DETROIT -- General Motors is beginning to replenish inventories of the 2018 Chevrolet Equinox after a monthlong union strike at the Ingersoll, Ont., plant diminished supplies of the crossover.
The plant, following the resumption of output Oct. 18, is running on three shifts, six days a week, according to a company spokesman.
"We're a little tight on supply right now, but manufacturing's doing a phenomenal job of getting a lot more product built for us," said Steve Majoros, director of Chevrolet marketing. "Demand is high, and production is going along full speed."
GM also produces the Equinox at two plants in Mexico; however, the main source of output is CAMI.
Days supply of the redesigned compact crossover in the United States are "just north of 40," according to Brian Sweeney, U.S. vice president for Chevrolet.
Days supply isn’t available in Canada.
"The strike hurt us a little from a flow standpoint," Sweeney said Monday during a media event here. "We're starting to recover that."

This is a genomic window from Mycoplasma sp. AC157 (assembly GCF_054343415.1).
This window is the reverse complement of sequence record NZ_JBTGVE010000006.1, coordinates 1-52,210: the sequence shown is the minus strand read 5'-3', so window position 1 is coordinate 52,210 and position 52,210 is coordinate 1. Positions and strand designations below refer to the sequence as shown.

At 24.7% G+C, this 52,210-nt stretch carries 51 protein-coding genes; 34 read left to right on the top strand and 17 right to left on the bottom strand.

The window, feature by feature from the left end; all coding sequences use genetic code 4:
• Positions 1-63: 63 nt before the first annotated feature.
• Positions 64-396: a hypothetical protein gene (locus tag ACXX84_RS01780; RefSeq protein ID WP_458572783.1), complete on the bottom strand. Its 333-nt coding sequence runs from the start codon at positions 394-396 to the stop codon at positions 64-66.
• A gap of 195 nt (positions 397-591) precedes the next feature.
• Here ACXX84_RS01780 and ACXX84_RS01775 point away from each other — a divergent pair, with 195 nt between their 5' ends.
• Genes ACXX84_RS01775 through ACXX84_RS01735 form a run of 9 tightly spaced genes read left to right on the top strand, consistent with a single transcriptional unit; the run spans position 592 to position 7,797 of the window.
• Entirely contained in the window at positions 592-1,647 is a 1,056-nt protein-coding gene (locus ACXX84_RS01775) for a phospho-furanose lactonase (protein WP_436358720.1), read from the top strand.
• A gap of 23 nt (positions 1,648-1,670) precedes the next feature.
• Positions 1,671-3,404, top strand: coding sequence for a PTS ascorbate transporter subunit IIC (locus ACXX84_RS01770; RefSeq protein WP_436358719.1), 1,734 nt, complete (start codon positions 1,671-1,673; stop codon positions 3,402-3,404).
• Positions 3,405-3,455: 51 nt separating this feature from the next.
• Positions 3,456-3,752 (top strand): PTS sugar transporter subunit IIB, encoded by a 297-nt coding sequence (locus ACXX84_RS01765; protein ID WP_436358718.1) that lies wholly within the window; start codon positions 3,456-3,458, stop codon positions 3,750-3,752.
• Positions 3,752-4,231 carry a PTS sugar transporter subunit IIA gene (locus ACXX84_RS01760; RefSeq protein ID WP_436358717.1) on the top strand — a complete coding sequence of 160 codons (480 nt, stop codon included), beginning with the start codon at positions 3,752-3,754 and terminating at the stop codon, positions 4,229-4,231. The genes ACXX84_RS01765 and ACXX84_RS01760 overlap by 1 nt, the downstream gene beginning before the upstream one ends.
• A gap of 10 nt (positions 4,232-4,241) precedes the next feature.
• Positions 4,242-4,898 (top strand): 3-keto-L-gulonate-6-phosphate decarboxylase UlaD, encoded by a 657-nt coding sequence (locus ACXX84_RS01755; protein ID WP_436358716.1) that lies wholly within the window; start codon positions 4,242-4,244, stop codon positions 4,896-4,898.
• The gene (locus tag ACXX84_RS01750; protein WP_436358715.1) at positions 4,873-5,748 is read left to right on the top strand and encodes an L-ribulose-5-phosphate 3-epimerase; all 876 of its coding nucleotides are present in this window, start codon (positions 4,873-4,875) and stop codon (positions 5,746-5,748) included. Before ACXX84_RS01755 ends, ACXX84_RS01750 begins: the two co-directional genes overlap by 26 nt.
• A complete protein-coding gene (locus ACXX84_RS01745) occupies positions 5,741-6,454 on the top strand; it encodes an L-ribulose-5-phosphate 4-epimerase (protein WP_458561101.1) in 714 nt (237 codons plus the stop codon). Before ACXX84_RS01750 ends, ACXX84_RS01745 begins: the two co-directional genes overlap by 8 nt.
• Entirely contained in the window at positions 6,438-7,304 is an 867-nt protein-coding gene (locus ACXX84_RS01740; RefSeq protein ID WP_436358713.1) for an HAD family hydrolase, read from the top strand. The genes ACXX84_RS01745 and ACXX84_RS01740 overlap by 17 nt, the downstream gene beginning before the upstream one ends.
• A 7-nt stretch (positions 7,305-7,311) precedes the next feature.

Sweeney said the strike reduced Equinox supplies to as low as 36 to 38 days. GM CFO Chuck Stevens previously said GM lost about 20,000 units because of the Unifor strike, which idled the company's CAMI assembly plant, beginning Sept. 17.
GM had an estimated 39-day supply of Equinox crossovers to begin November, according to the Automotive News Data Center. Estimated inventory was 40,000 vehicles -- about 9,000 above the five-year low of 30,900 Equinox models in August 2012.